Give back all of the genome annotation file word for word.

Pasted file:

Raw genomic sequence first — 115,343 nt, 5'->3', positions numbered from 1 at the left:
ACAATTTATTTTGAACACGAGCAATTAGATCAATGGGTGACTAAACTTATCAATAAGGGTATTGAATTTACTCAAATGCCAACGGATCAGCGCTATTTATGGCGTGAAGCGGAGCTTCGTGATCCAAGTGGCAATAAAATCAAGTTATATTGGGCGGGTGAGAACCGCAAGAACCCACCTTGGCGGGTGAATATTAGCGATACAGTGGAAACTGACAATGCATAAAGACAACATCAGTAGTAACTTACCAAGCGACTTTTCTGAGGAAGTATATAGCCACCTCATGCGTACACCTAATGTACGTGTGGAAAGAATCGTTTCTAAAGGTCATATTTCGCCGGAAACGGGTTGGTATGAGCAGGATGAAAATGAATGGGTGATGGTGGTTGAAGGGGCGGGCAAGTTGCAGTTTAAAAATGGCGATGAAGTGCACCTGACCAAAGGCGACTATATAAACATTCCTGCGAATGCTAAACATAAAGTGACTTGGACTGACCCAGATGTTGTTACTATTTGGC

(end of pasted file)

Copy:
Raw genomic sequence first — 115,343 nt, 5'->3', positions numbered from 1 at the left:
ACAATTTATTTTGAACACGAGCAATTAGATCAATGGGTGACTAAACTTATCAATAAGGGTATTGAATTTACTCAAATGCCAACGGATCAGCGCTATTTATGGCGTGAAGCGGAGCTTCGTGATCCAAGTGGCAATAAAATCAAGTTATATTGGGCGGGTGAGAACCGCAAGAACCCACCTTGGCGGGTGAATATTAGCGATACAGTGGAAACTGACAATGCATAAAGACAACATCAGTAGTAACTTACCAAGCGACTTTTCTGAGGAAGTATATAGCCACCTCATGCGTACACCTAATGTACGTGTGGAAAGAATCGTTTCTAAAGGTCATATTTCGCCGGAAACGGGTTGGTATGAGCAGGATGAAAATGAATGGGTGATGGTGGTTGAAGGGGCGGGCAAGTTGCAGTTTAAAAATGGCGATGAAGTGCACCTGACCAAAGGCGACTATATAAACATTCCTGCGAATGCTAAACATAAAGTGACTTGGACTGACCCAGATGTTGTTACTATTTGGC